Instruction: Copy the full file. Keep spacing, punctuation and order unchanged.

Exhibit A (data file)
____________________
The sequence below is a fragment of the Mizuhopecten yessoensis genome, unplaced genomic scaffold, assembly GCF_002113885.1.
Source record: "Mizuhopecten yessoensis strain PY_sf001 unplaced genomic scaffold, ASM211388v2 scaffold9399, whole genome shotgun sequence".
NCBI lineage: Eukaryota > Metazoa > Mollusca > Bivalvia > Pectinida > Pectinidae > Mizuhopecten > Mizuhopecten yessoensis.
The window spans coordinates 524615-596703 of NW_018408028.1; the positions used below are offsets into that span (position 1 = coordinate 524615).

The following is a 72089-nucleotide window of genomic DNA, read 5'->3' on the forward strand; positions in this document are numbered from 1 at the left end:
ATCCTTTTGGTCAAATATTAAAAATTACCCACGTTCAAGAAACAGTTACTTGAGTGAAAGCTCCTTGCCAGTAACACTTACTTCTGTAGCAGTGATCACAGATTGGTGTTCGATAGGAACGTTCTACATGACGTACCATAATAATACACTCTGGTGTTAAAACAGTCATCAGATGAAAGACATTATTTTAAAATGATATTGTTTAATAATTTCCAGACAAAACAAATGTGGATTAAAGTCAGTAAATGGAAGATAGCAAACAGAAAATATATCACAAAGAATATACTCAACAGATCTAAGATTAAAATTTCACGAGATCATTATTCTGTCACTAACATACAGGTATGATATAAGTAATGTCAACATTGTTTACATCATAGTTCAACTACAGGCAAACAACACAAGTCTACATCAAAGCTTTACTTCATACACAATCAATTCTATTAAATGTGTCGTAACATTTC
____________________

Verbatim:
The sequence below is a fragment of the Mizuhopecten yessoensis genome, unplaced genomic scaffold, assembly GCF_002113885.1.
Source record: "Mizuhopecten yessoensis strain PY_sf001 unplaced genomic scaffold, ASM211388v2 scaffold9399, whole genome shotgun sequence".
NCBI lineage: Eukaryota > Metazoa > Mollusca > Bivalvia > Pectinida > Pectinidae > Mizuhopecten > Mizuhopecten yessoensis.
The window spans coordinates 524615-596703 of NW_018408028.1; the positions used below are offsets into that span (position 1 = coordinate 524615).

The following is a 72089-nucleotide window of genomic DNA, read 5'->3' on the forward strand; positions in this document are numbered from 1 at the left end:
ATCCTTTTGGTCAAATATTAAAAATTACCCACGTTCAAGAAACAGTTACTTGAGTGAAAGCTCCTTGCCAGTAACACTTACTTCTGTAGCAGTGATCACAGATTGGTGTTCGATAGGAACGTTCTACATGACGTACCATAATAATACACTCTGGTGTTAAAACAGTCATCAGATGAAAGACATTATTTTAAAATGATATTGTTTAATAATTTCCAGACAAAACAAATGTGGATTAAAGTCAGTAAATGGAAGATAGCAAACAGAAAATATATCACAAAGAATATACTCAACAGATCTAAGATTAAAATTTCACGAGATCATTATTCTGTCACTAACATACAGGTATGATATAAGTAATGTCAACATTGTTTACATCATAGTTCAACTACAGGCAAACAACACAAGTCTACATCAAAGCTTTACTTCATACACAATCAATTCTATTAAATGTGTCGTAACATTTC